Take Screenshot of Host App Using iOS Share/Action Extensions

Network request from share or action extension ios

You can use URLSession directly from the extension. There is a good tutorial at https://www.raywenderlich.com/158106/urlsession-tutorial-getting-started

let url = URL(...)
let dataTask = defaultSession.dataTask(with: url) { data, response, error in
if let error = error {

// Handle error (error.localizedDescription)
// ...

} else if let data = data,
let response = response as? HTTPURLResponse,
response.statusCode == 200 {

// Handle resonse data
// ...

DispatchQueue.main.async {
// Close extension
// ...

JavaScript won't help in this case. Just make a request to your url and handle the response.

Share Extension to open containing app

Currently there's no way to do this. A share extension cannot open the containing app.

The intended approach for share extensions is that they handle all of the necessary work themselves. Extensions can share code with their containing apps by using custom frameworks, so in most cases that's no problem.

If you want to make data available to your app, you can set up an app group so that you have a shared directory. The extension can write data there, and the app can read it. That won't happen until the next time the user launches the app, though.

Fullscreen in Action extension iOS13

I have found the problem, the NSExtensionActionWantsFullScreenPresentation must be an immediate child of the NSExtension key, and I had it in the wrong place. Now it works!

Open the main app from a iOS Safari Share Extension

I found a solution here. I'm not sure if this is technically ok with Apple, but it works just as I need it to.

@objc func openURL(_ url: URL) {

func openContainerApp() {
var responder: UIResponder? = self as UIResponder
let selector = #selector(MyViewController.openURL(_:))

while responder != nil {
if responder!.responds(to: selector) && responder != self {
responder!.perform(selector, with: URL(string: "myapp://url")!)
responder = responder?.next

Get selected text in Safari and use it in action extension

As Apple explains in their App Extension Programming Guide, you need to include a JavaScript file in the extension to perform any preprocessing. The results of that preprocessing are available via NSExtensionItem in the extension.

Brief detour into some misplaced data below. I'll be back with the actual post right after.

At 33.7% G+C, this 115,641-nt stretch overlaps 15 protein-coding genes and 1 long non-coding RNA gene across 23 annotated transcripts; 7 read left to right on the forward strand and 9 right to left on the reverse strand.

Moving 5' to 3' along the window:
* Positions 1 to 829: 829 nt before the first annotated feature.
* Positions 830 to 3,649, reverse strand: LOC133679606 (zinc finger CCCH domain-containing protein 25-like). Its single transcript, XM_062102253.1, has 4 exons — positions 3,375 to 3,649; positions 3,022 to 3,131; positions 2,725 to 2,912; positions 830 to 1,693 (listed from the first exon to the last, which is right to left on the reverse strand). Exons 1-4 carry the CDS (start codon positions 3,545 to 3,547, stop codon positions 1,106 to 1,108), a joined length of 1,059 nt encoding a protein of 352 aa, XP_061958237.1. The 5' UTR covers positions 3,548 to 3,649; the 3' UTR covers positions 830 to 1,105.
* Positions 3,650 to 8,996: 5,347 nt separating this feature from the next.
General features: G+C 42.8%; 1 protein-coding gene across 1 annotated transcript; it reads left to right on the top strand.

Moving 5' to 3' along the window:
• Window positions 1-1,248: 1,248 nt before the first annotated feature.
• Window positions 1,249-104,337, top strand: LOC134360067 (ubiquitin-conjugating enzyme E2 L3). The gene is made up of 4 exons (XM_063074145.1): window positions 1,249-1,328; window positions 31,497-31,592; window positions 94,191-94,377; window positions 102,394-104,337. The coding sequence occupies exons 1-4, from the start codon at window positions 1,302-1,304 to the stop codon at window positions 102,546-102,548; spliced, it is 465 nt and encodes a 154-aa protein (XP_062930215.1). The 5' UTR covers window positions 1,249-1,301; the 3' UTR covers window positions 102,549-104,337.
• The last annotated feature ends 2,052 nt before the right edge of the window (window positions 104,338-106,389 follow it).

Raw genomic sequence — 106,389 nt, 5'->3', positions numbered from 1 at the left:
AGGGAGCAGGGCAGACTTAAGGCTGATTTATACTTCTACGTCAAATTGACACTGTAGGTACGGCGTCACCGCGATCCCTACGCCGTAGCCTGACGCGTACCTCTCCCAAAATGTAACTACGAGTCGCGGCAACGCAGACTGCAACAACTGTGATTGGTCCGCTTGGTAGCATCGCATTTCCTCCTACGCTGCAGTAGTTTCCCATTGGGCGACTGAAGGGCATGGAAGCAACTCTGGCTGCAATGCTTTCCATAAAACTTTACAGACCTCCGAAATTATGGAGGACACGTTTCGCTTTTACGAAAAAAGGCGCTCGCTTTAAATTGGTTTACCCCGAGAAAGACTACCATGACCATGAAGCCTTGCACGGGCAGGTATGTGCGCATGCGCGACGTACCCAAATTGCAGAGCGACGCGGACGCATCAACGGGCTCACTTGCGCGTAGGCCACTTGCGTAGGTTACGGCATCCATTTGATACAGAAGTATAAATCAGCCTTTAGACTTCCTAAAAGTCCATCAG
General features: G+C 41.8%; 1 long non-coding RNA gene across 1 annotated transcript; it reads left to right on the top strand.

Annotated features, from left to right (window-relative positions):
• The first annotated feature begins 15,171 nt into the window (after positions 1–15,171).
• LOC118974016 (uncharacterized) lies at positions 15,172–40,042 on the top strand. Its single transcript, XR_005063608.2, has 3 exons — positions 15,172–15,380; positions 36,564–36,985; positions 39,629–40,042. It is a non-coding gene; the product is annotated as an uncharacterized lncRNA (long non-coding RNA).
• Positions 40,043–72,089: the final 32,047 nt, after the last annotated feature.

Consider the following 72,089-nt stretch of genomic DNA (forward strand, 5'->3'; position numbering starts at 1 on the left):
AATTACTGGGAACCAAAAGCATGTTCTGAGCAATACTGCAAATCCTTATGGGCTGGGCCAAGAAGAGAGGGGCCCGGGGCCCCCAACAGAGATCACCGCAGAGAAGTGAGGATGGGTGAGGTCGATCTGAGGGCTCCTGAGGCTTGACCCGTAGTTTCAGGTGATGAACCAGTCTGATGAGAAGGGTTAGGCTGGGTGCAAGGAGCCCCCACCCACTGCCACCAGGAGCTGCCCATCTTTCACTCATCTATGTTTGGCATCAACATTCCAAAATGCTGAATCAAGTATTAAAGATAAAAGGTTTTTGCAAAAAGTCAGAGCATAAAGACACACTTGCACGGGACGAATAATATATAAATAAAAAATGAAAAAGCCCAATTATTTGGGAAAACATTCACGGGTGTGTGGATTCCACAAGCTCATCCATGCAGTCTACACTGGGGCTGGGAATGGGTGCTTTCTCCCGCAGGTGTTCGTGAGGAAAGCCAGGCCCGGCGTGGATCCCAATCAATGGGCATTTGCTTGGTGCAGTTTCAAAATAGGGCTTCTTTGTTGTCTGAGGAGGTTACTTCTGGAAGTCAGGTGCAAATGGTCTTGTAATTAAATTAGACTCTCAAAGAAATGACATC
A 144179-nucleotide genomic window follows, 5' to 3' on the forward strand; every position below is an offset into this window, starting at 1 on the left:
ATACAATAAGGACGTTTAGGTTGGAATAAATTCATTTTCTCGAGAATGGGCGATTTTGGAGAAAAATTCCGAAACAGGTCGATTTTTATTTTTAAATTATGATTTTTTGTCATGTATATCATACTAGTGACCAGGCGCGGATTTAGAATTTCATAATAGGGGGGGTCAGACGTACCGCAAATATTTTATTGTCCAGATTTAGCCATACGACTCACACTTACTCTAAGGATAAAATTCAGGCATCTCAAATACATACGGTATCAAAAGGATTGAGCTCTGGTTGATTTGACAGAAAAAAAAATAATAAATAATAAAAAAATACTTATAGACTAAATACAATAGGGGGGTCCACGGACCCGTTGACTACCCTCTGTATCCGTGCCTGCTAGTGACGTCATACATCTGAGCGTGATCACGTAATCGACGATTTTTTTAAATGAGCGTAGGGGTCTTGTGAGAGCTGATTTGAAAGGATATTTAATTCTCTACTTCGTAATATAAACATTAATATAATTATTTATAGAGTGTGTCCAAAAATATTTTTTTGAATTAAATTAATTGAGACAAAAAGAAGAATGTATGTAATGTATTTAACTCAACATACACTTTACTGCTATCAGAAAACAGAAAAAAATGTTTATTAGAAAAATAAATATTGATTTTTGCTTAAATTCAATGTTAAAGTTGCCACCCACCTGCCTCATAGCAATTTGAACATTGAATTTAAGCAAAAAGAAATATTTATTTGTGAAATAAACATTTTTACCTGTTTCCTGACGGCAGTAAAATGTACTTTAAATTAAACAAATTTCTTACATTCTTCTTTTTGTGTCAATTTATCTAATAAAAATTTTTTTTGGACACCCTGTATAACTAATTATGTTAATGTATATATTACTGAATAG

A simple example of this file is included in my iOS Extension Demo project at GitHub and looks like this:

var MyPreprocessor = function() {};

MyPreprocessor.prototype = {
run: function(arguments) {
arguments.completionFunction({"URL": document.URL, "pageSource": document.documentElement.outerHTML, "title": document.title, "selection": window.getSelection().toString()});

var ExtensionPreprocessingJS = new MyPreprocessor;

That simply extracts various details about the current page and passes them to completionFunction. The ExtensionPreprocessingJS var at the end is the hook that the extension framework looks for.

In the extension you can retrieve these values in a dictionary by asking for an item of type kUTTypePropertyList:

for (NSExtensionItem *item in self.extensionContext.inputItems) {
for (NSItemProvider *itemProvider in item.attachments) {
if ([itemProvider hasItemConformingToTypeIdentifier:(NSString *)kUTTypePropertyList]) {
[itemProvider loadItemForTypeIdentifier:(NSString *)kUTTypePropertyList options:nil completionHandler:^(NSDictionary *jsDict, NSError *error) {
dispatch_async(dispatch_get_main_queue(), ^{
NSDictionary *jsPreprocessingResults = jsDict[NSExtensionJavaScriptPreprocessingResultsKey];
// Continue with data returned from JS...

Rotate image in share extension

First of all it is clear that you have a memory crash. According to App Extension Programming Guide:

Memory limits for running app extensions are significantly lower than the memory limits imposed on a foreground app. On both platforms, the system may aggressively terminate extensions because users want to return to their main goal in the host app.

And from error it is clear that you exceed 120 mb. But you might wonder what is took so much memory.

According to Optimizing Images
Written by Jordan Morgan:

iOS essentially derives its memory hit from an image’s dimensions - whereas the actual file size has much less to do with it.

So if we calculate size or 4032 x 3024 photo it will be... 46mb for 4 bit color and 79mb for 8 bit color. Pretty big, but still less that a limit...

Thing is - you have two copies of your image. One is original and second one - rotated.

To solve this issue you need load only rotated image into memory, without original. This can be done with Image I/O Framework:

extension UIImage {
static func imageWithFixedOrientation(at url: URL) -> UIImage? {
guard let imageSource = CGImageSourceCreateWithURL(url as CFURL, nil) else { return nil }

guard let imageProperties = CGImageSourceCopyPropertiesAtIndex(imageSource, 0, nil) as? Dictionary<CFString, Any> else { return nil }

let width = imageProperties[kCGImagePropertyPixelWidth] as? CGFloat,
let height = imageProperties[kCGImagePropertyPixelHeight] as? CGFloat
else { return nil }

let options: [NSString: Any] = [
kCGImageSourceThumbnailMaxPixelSize: max(width, height),
kCGImageSourceCreateThumbnailFromImageAlways: true,
kCGImageSourceCreateThumbnailWithTransform: true

guard let cgImage = CGImageSourceCreateThumbnailAtIndex(imageSource, 0, options as CFDictionary) else { return nil }

return UIImage(cgImage: cgImage)

In sample app:

extension ViewController: UIImagePickerControllerDelegate & UINavigationControllerDelegate {
func imagePickerController(_ picker: UIImagePickerController, didFinishPickingMediaWithInfo info: [UIImagePickerController.InfoKey : Any]) {
picker.dismiss(animated: true)
guard let url = info[.imageURL] as? URL else { return }

let image = UIImage.imageWithFixedOrientation(at: url)

it reduced memory peaks from 180+mb to just 80mb.

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